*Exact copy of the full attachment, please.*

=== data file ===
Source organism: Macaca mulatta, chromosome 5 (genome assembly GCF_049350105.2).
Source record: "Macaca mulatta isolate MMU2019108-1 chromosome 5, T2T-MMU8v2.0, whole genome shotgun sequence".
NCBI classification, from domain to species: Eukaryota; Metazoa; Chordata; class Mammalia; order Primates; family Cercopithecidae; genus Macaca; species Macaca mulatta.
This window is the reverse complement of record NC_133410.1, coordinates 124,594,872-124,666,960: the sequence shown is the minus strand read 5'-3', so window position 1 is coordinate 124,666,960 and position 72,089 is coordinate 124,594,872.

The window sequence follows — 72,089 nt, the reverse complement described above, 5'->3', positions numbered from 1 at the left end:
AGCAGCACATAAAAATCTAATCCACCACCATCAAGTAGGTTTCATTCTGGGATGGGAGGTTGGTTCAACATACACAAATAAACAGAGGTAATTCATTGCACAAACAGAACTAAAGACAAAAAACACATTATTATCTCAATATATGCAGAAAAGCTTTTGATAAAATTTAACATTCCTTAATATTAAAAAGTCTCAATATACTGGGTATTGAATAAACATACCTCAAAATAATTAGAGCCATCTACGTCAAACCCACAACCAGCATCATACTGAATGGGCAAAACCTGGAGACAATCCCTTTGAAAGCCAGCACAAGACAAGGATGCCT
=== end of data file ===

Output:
Source organism: Macaca mulatta, chromosome 5 (genome assembly GCF_049350105.2).
Source record: "Macaca mulatta isolate MMU2019108-1 chromosome 5, T2T-MMU8v2.0, whole genome shotgun sequence".
NCBI classification, from domain to species: Eukaryota; Metazoa; Chordata; class Mammalia; order Primates; family Cercopithecidae; genus Macaca; species Macaca mulatta.
This window is the reverse complement of record NC_133410.1, coordinates 124,594,872-124,666,960: the sequence shown is the minus strand read 5'-3', so window position 1 is coordinate 124,666,960 and position 72,089 is coordinate 124,594,872.

The window sequence follows — 72,089 nt, the reverse complement described above, 5'->3', positions numbered from 1 at the left end:
AGCAGCACATAAAAATCTAATCCACCACCATCAAGTAGGTTTCATTCTGGGATGGGAGGTTGGTTCAACATACACAAATAAACAGAGGTAATTCATTGCACAAACAGAACTAAAGACAAAAAACACATTATTATCTCAATATATGCAGAAAAGCTTTTGATAAAATTTAACATTCCTTAATATTAAAAAGTCTCAATATACTGGGTATTGAATAAACATACCTCAAAATAATTAGAGCCATCTACGTCAAACCCACAACCAGCATCATACTGAATGGGCAAAACCTGGAGACAATCCCTTTGAAAGCCAGCACAAGACAAGGATGCCT